With the dynamics of geo-political landscapes always in motion, progress towards fairness in supply chains has been slow. But emerging regulatory drivers in the EU, US and other import countries are setting the course for decent working conditions in the textile sector. Legislation supported by tools from human rights focused initiatives, provides an opportunity for collective action to drive transformative change. Within the EU, the Directive on Corporate Sustainability due diligence (the CSDDD) and the publication of the EU Forced Labour Product Ban proposal, companies will need to foster sustainable and responsible corporate behavior and anchor human rights and environmental considerations in their operations and corporate governance. Here are some experts to help you see clearly:
SLCP was born out of a collective need and desire to reduce social and labor audit duplication and fatigue in global supply chains. The solution was SLCP’s Converged Assessment Framework (CAF), a universal tool that eliminates the need for proprietary audits and allows saved resources to be redirected to improving conditions for workers. More than 12,000 facilities have registered to SLCP's data sharing Gateway, with over 8000 assessments completed in 2023 so far. SLCP benefits include stakeholder collaboration, reducing duplication and audit fatigue, enabling better comparability of social & labor data, and supporting the implementation of human rights due diligence.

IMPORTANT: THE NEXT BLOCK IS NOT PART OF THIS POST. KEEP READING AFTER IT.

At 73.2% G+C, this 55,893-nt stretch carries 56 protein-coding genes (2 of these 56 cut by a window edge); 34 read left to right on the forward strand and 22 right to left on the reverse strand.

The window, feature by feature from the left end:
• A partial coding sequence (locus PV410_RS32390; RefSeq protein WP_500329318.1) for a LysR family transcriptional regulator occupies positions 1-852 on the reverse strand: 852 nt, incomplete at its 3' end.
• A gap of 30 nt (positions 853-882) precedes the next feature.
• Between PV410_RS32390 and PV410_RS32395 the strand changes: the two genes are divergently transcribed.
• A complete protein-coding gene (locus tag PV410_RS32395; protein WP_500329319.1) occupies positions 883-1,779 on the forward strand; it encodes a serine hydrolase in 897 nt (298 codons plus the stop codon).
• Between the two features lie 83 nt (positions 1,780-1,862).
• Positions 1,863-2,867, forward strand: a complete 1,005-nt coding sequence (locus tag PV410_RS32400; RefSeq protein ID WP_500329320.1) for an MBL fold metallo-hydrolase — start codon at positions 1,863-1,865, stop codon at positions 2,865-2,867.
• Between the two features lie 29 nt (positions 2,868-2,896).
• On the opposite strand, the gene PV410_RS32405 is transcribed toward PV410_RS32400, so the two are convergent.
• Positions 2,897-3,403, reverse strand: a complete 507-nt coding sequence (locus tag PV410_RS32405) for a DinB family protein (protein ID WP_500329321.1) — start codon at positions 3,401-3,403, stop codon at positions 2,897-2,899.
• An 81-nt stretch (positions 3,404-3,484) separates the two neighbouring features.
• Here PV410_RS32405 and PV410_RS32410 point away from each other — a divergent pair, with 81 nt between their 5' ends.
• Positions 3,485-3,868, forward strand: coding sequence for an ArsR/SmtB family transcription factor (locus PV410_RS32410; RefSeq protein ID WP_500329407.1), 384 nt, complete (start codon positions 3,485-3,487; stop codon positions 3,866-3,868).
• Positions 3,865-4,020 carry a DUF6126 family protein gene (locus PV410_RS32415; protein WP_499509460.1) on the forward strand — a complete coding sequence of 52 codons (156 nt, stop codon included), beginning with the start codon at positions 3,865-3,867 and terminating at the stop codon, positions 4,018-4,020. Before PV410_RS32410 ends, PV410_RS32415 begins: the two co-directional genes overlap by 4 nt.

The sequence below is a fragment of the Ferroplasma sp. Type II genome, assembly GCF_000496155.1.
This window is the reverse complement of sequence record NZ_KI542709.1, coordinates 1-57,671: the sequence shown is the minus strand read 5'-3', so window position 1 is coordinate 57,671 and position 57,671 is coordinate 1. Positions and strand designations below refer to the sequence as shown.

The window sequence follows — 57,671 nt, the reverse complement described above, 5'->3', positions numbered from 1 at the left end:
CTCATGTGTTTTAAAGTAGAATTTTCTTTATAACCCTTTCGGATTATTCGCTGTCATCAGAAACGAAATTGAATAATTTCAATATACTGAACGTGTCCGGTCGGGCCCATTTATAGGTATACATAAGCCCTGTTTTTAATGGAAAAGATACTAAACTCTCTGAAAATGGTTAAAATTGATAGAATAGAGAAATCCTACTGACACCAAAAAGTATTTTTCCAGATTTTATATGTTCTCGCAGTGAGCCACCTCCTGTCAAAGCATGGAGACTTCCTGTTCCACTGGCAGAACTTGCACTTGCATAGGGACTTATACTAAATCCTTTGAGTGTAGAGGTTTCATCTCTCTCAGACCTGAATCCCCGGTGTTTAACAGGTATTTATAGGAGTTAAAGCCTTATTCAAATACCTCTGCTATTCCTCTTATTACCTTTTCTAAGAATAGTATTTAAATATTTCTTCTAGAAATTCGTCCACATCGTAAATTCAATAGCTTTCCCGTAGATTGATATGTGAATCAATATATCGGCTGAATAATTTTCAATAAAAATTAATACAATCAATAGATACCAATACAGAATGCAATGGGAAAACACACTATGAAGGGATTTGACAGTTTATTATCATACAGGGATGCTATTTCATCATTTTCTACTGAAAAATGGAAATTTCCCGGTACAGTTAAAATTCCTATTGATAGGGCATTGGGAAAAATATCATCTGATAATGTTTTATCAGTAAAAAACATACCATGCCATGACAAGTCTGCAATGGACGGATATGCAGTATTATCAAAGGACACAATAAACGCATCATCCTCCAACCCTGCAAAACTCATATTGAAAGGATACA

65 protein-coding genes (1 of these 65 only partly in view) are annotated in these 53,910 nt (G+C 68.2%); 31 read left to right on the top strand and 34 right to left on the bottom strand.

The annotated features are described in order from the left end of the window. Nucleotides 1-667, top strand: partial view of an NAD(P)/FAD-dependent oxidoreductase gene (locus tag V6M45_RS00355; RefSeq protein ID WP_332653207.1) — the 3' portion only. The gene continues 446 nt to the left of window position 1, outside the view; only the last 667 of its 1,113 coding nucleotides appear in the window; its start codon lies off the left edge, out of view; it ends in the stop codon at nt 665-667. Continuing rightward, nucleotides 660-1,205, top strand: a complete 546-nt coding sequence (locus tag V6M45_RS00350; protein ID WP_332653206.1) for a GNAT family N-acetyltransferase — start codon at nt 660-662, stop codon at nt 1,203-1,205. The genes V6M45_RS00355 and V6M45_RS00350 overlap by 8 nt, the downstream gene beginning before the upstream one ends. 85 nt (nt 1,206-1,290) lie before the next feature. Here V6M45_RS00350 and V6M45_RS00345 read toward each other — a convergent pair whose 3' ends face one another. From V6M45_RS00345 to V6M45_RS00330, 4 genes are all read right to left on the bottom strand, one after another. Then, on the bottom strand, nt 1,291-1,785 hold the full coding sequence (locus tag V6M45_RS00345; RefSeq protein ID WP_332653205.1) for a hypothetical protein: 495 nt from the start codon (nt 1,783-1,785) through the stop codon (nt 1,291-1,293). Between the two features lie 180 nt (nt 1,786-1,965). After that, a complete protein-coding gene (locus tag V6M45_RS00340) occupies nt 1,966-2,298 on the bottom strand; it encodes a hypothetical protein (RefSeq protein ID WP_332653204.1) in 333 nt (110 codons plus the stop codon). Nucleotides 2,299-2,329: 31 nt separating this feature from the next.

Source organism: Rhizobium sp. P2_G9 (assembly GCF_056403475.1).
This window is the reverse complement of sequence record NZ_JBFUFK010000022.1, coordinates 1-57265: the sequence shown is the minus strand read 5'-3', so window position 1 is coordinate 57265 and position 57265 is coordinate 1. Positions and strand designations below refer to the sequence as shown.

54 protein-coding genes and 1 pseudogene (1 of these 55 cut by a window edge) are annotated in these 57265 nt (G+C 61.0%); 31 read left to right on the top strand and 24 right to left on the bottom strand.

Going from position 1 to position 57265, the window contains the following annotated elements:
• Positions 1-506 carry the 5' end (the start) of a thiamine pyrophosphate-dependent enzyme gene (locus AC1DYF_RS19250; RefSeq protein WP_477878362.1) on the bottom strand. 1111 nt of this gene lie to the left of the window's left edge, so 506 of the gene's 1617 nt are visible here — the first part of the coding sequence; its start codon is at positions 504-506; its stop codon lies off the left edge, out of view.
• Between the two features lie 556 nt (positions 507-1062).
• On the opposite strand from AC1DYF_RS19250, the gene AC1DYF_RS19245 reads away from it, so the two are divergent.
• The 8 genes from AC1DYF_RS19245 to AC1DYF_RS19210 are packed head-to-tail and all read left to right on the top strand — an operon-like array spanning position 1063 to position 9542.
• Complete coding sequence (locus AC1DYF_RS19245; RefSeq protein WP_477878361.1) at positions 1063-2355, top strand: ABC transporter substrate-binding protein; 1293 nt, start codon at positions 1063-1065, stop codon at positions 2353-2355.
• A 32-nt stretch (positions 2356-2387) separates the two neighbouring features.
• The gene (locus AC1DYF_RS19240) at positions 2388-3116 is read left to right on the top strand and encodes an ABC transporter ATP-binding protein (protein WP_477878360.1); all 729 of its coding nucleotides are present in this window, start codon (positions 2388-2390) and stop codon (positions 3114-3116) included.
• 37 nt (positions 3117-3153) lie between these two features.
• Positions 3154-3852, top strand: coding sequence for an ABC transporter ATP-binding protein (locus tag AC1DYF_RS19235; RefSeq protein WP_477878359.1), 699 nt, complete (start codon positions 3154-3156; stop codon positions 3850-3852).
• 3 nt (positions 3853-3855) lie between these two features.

With the enforcement of the EU Due Diligence & Green Claims Directive laws, brands are dedicating more time to conducting Human Rights Impact Assessments (HRIAs) on their supply chains. The Fair Wear Foundation stands out as a leading human rights multistakeholder initiative in textile supply chains, and numerous outdoor brands are proud members. The organization regards the OECD-based (Organization for Economic Cooperation and Development) human rights due diligence (HRDD) as the guiding principle for responsible business conduct. Leveraging this expertise, Fair Wear offers two pathways for brands to embrace HRDD: through a Fair Wear membership or participation in the HRDD Academy.
The EIS addresses a blind spot in CSR: work-related accidents. Often brands assess preventive measures but overlook at protection for injured workers or their families in case of accident at the workplace. The pilot’s approach is to associate the public to the private sector: ILO (International Labor Organization) and GIZ (cooperation for sustainable development & international educational work) with authorities and social partners to strengthen the social insurance institution. The brands are invited to top up in terms of compensation to ensure that workers and their families are receiving medical care and compensation in line with international labor standards.
Addressing social issues in the supply chain is crucial, but social engagement extends to inclusivity and accessibility. Enter 'It’s Great Out There,' generously supported by the outdoor industry. Dedicated to championing inclusive, accessible, and responsible outdoor exploration for all, the initiative, along with its brand and retail partners, inspires outdoor activity. Through their grants program and Outdoor Activity Days, they activate individuals and organizations, advocating for the societal benefits of outdoor activity.
Opening Up the Outdoors unites outdoor brands, experts, allies, and changemakers with a shared love for the outdoors, dedicated to fostering a diverse, equitable, anti-racist, and inclusive outdoor community and industry. OUTO supports its community through education and connections, builds Europe's largest database of grassroots organizations focused on outdoor diversity, offers thought leadership and research, and guides the industry in becoming strong allies for people of color outdoors through its allyship commitment and beyond.